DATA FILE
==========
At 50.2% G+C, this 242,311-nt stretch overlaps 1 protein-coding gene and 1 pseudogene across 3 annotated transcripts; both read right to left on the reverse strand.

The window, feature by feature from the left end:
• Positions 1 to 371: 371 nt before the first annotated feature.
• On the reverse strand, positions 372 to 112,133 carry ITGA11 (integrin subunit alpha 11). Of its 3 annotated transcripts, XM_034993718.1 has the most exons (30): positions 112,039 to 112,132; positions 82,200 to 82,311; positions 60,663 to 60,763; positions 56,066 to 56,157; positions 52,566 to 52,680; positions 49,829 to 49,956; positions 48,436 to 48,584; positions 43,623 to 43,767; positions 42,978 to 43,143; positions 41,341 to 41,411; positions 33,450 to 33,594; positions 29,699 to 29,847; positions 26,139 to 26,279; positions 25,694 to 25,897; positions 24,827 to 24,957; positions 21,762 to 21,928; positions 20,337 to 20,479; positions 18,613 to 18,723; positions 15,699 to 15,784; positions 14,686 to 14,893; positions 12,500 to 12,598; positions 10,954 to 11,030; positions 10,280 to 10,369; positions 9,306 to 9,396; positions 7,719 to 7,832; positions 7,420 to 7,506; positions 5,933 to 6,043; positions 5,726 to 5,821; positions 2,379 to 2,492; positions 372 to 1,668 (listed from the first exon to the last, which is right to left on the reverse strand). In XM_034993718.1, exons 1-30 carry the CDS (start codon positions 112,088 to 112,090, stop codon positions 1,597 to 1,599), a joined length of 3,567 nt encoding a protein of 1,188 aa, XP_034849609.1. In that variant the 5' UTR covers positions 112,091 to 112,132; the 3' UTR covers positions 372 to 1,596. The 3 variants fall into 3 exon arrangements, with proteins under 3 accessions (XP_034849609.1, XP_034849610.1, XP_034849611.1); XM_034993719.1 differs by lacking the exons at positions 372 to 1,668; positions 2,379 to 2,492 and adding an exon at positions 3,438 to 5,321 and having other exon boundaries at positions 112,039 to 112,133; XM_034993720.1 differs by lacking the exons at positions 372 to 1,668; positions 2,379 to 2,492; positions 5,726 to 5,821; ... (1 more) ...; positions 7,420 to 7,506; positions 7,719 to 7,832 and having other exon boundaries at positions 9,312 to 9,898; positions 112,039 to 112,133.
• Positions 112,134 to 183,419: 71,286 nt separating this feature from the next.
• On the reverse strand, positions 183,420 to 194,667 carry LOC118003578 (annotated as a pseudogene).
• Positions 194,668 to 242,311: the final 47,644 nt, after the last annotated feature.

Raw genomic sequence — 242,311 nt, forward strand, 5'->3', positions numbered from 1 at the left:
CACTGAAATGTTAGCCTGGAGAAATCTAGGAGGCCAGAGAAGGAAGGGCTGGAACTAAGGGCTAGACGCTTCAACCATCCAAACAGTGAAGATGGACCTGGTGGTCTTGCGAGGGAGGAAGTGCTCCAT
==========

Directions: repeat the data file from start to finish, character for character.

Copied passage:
At 50.2% G+C, this 242,311-nt stretch overlaps 1 protein-coding gene and 1 pseudogene across 3 annotated transcripts; both read right to left on the reverse strand.

The window, feature by feature from the left end:
• Positions 1 to 371: 371 nt before the first annotated feature.
• On the reverse strand, positions 372 to 112,133 carry ITGA11 (integrin subunit alpha 11). Of its 3 annotated transcripts, XM_034993718.1 has the most exons (30): positions 112,039 to 112,132; positions 82,200 to 82,311; positions 60,663 to 60,763; positions 56,066 to 56,157; positions 52,566 to 52,680; positions 49,829 to 49,956; positions 48,436 to 48,584; positions 43,623 to 43,767; positions 42,978 to 43,143; positions 41,341 to 41,411; positions 33,450 to 33,594; positions 29,699 to 29,847; positions 26,139 to 26,279; positions 25,694 to 25,897; positions 24,827 to 24,957; positions 21,762 to 21,928; positions 20,337 to 20,479; positions 18,613 to 18,723; positions 15,699 to 15,784; positions 14,686 to 14,893; positions 12,500 to 12,598; positions 10,954 to 11,030; positions 10,280 to 10,369; positions 9,306 to 9,396; positions 7,719 to 7,832; positions 7,420 to 7,506; positions 5,933 to 6,043; positions 5,726 to 5,821; positions 2,379 to 2,492; positions 372 to 1,668 (listed from the first exon to the last, which is right to left on the reverse strand). In XM_034993718.1, exons 1-30 carry the CDS (start codon positions 112,088 to 112,090, stop codon positions 1,597 to 1,599), a joined length of 3,567 nt encoding a protein of 1,188 aa, XP_034849609.1. In that variant the 5' UTR covers positions 112,091 to 112,132; the 3' UTR covers positions 372 to 1,596. The 3 variants fall into 3 exon arrangements, with proteins under 3 accessions (XP_034849609.1, XP_034849610.1, XP_034849611.1); XM_034993719.1 differs by lacking the exons at positions 372 to 1,668; positions 2,379 to 2,492 and adding an exon at positions 3,438 to 5,321 and having other exon boundaries at positions 112,039 to 112,133; XM_034993720.1 differs by lacking the exons at positions 372 to 1,668; positions 2,379 to 2,492; positions 5,726 to 5,821; ... (1 more) ...; positions 7,420 to 7,506; positions 7,719 to 7,832 and having other exon boundaries at positions 9,312 to 9,898; positions 112,039 to 112,133.
• Positions 112,134 to 183,419: 71,286 nt separating this feature from the next.
• On the reverse strand, positions 183,420 to 194,667 carry LOC118003578 (annotated as a pseudogene).
• Positions 194,668 to 242,311: the final 47,644 nt, after the last annotated feature.

Raw genomic sequence — 242,311 nt, forward strand, 5'->3', positions numbered from 1 at the left:
CACTGAAATGTTAGCCTGGAGAAATCTAGGAGGCCAGAGAAGGAAGGGCTGGAACTAAGGGCTAGACGCTTCAACCATCCAAACAGTGAAGATGGACCTGGTGGTCTTGCGAGGGAGGAAGTGCTCCAT